- Mike Allen
- Oct 14
Twitter's turn in the barrel
Top Democrats said Twitter needs to take the probe more seriously. Photo: Matt Rourke / AP
Twitter CEO Jack Dorsey overnight promised "a more aggressive stance" to deter harassment and protect speech, in an effort to defuse #WomenBoycottTwitter:
The backdrop: Actress Rose McGowan said Twitter had temporarily locked her account after posts about Harvey Weinstein's misconduct. That sparked a protest yesterday by "[a]ctivists, celebrities and journalists."
Dorsey tweeted at 10:35 p.m. ET: "We see voices being silenced on Twitter every day. We've been working to counteract this for the past 2 years. ... We prioritized this in 2016. We updated our policies and increased the size of our teams. It wasn't enough."
"We decided [Friday] to take a more aggressive stance ... New rules around: unwanted sexual advances, non-consensual nudity, hate symbols, violent groups, and tweets that glorifies violence."
"These changes will start rolling out in the next few weeks. More to share next week."
And Twitter finally coughs up more for Hill ... "Twitter [this week] handed over to Senate investigators the profile names, or 'handles,' of 201 accounts linked to Russian attempts at influencing the ... election," AP's Ryan Nakashima reports from Menlo Park:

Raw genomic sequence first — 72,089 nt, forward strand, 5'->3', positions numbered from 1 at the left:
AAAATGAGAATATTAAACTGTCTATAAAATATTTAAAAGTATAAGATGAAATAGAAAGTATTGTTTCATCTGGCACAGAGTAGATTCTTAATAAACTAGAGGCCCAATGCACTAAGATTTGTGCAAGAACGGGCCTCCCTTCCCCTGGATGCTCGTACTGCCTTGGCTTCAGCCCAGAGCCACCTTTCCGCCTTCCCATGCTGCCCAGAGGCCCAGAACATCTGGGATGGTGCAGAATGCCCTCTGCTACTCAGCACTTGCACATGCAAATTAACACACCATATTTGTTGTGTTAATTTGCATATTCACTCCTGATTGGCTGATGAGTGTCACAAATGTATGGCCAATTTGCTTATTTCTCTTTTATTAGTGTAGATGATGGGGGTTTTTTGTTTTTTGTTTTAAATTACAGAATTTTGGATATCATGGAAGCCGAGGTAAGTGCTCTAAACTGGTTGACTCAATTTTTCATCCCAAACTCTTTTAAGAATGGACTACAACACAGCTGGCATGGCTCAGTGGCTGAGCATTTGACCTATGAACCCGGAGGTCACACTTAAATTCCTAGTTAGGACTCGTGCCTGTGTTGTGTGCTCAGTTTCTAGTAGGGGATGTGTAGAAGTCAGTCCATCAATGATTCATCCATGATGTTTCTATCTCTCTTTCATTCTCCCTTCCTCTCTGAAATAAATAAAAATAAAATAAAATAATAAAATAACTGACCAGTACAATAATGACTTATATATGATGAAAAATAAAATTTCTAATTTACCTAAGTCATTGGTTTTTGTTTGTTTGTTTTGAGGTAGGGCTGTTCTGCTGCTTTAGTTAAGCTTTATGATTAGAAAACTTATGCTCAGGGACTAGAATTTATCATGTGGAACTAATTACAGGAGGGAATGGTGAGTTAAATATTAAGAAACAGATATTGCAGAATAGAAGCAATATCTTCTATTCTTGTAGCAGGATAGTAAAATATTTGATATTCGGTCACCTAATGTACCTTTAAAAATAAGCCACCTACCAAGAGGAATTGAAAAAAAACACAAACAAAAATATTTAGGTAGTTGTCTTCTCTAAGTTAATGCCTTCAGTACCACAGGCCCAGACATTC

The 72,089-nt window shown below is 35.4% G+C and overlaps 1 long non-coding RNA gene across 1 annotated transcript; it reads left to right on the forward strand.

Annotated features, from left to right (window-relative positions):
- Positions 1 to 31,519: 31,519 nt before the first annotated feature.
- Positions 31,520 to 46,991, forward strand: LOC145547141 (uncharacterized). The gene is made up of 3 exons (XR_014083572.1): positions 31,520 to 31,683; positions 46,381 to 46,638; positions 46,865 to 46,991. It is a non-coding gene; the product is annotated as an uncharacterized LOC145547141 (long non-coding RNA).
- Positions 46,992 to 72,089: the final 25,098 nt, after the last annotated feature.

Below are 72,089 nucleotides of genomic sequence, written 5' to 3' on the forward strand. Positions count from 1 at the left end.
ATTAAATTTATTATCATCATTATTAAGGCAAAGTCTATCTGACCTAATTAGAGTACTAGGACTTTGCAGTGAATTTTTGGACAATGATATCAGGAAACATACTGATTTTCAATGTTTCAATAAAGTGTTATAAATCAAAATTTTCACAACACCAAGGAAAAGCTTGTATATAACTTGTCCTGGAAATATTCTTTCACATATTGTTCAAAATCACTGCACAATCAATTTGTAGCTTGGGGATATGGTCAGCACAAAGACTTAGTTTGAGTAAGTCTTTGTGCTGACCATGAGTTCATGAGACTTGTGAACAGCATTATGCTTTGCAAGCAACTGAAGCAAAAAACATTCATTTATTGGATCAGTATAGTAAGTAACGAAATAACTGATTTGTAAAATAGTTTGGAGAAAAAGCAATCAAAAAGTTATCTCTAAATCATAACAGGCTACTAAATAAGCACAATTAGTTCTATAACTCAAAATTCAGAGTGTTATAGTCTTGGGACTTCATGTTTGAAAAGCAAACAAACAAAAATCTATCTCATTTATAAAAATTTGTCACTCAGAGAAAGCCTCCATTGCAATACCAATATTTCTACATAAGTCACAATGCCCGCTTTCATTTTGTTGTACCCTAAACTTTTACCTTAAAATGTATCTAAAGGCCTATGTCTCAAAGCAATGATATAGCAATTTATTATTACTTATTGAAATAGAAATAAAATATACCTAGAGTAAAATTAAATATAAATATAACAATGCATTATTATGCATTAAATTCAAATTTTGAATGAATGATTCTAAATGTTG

- "The company has stepped up its efforts to cooperate with investigators after it was criticized for not taking congressional probes seriously enough."
- "The account handles previously hadn't been submitted in part due to legal privacy issues ... Twitter is set to appear Nov. 1 before the Senate intelligence committee at a public hearing [with] Facebook and Google.
- "Twitter said it had suspended 22 accounts that pushed divisive social or political issues during the 2016 campaign. It found another 179 related or linked accounts and took action against those that violated its spam rules."
Be smart: Twitter is following the pattern Facebook did: grudgingly turning over piecemeal data, only after lawmakers express impatience and dissatisfaction. The reticence has raised suspicions in Congress about what else the tech companies know, and increased the appetite for further regulation.